The science behind Ford Nation

Julia Belluz asks the experts why Rob Ford has backers — no matter what
City of Toronto Mayor Rob Ford addresses the media outside office in Toronto on Thursday, Nov. 7, 2013. Ford was responding to a new video that was released. THE CANADIAN PRESS/Nathan Denette

Rob Ford bleeds like an ink stain on Toronto, yet his support continues to rise. Why? Unable to come up with an explanation, Science-ish looked to science.

Turns out Torontonians are like most electors. Research on voter behaviour shows that decisions about leaders are not rooted in evidence or actual track records but rather in such factors as gender, age, party affiliation, facial expressions and likability.

Harvard Kennedy School professor Dr. Matthew Baum (PhD) calls these shortcuts and says they are no different from the ones we use to decide where and when to cross the street or what cell phone to purchase.

“People have limited time and they have their priorities,” Baum said. This doesn’t make voters irrational, he cautioned, even those who would still cast a ballot for a crack-smoking mayor. “If they are not that interested in politics, it’s not a very good use of time to learn all the nuances of a candidate. So instead they rely on shortcuts: likeability, the opinions of other trusted elites.”

So the mayor’s conservative rhetoric and everyman appeal might be the shortcuts people rely on when judging him. Still, that doesn’t answer the question of why some Torontonians would not prize other shortcuts—like the fact the mayor smokes crack.

Political psychology research offers some clues. Constituents can be “primed” by political campaigns to vote based on key messages—no matter a politician’s actions. As long as Ford is perceived to be giving people what they want—no tax hikes, “stopping the gravy train”—his poor personal record may not matter at the polls. “If (Ford) is seen as a champion of the working class… delivering the things (people) care about,” Baum added, “the fact that he’s a lunatic in his personal life is much less important.”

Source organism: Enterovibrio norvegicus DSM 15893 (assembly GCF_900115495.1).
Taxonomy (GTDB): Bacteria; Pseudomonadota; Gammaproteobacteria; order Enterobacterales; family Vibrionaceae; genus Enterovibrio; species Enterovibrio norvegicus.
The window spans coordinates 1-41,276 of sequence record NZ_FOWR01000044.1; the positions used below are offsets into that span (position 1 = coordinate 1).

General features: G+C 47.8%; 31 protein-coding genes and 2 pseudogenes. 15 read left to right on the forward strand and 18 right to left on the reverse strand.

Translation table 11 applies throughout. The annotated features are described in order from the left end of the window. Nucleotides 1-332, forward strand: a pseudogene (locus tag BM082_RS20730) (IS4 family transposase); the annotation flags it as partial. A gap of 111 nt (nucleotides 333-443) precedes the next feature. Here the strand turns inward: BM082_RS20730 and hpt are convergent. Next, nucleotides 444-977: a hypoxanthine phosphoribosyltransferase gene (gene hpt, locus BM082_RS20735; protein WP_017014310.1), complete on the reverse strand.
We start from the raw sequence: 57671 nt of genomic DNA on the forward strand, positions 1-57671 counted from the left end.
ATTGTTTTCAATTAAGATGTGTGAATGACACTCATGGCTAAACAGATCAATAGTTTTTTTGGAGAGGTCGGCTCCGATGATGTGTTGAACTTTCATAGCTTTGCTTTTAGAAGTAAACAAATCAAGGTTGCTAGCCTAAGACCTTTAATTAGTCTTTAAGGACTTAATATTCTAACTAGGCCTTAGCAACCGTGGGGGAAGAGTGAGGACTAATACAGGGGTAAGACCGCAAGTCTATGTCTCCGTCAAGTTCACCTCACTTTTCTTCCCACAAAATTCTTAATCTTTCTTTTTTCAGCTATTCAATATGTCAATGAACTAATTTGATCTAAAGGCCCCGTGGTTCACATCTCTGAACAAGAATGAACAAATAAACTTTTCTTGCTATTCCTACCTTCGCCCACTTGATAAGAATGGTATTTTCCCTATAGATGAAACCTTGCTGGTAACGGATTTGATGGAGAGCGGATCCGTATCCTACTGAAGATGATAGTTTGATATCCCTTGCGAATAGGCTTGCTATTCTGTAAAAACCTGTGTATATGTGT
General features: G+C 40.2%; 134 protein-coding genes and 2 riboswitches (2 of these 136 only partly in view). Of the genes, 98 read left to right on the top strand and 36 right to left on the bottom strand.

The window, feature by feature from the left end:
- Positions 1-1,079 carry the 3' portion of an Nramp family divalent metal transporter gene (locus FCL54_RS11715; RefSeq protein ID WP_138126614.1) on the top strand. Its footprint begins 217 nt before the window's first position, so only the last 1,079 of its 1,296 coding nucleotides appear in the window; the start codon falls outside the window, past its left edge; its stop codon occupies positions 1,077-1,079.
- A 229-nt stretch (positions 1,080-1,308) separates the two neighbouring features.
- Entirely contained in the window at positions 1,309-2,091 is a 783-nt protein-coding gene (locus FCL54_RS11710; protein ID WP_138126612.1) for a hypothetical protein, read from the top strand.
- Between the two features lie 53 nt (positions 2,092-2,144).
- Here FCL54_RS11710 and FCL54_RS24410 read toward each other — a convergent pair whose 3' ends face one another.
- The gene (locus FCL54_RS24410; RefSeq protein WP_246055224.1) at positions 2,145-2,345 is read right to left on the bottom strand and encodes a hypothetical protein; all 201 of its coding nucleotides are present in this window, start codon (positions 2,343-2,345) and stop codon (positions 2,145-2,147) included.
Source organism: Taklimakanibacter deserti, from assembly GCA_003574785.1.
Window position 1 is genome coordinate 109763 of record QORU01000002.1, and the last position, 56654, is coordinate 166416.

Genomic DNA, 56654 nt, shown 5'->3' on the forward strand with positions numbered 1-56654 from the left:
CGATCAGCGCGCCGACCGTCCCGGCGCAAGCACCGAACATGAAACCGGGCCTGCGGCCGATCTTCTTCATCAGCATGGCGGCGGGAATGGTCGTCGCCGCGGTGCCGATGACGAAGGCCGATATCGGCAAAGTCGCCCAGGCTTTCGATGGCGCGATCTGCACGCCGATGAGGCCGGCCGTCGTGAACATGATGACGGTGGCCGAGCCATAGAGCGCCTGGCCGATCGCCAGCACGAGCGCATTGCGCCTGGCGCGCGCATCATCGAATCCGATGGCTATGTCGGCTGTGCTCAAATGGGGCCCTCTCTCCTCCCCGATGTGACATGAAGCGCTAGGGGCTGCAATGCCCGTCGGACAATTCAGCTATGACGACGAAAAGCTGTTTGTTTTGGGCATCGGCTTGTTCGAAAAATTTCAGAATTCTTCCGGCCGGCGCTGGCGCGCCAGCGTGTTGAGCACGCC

That’s probably why Ford’s first line of defence is to cite his record on taxes and the city budget—even if his numbers don’t add up.

Communications expert Dr. Alexandre Sévigny (PhD) had another explanation for the mayor’s popularity. “Framing theory says that an effective mode of persuasion is to focus on the essence of an issue rather than on specific facts,” he said. “There has been consistent framing of the media as ‘liberal’ and willing to stop at nothing to get rid of Ford.” So the mayor’s fans may believe he has been victimized as a result of this framing by the conservative movement.

But at some point, shouldn’t the essence—that the mayor is a big, fat liar—overcome framing and priming?

It didn’t in Washington, D.C. Marion Barry, the notorious former mayor, became more popular as allegations of adultery and crack use mounted. Baum said that it’s because the mayor was viewed as a victim of the establishment. “The more the authorities trashed him, the more wrong-doing he was accused of, the more popular he got.”

For now, whatever happens next in this Toronto circus, Ford’s fate in textbooks is sealed: He’s a case study in how to smoke crack, bully, urinate in public, talk at a press conference about cunnilingus with your wife, consort with gang members, sweat through city events “hammered,” lie on myriad occasions about everything from the existence of the now infamous video to your fiscal record—and stay mayor.

Science-ish is a joint project of Maclean’s, the Medical Post and the McMaster Health Forum. Julia Belluz is senior editor at the Medical Post. She is currently on a Knight Science Journalism Fellowship at the Massachusetts Institute of Technology. Reach her at [email protected] or on Twitter @juliaoftoronto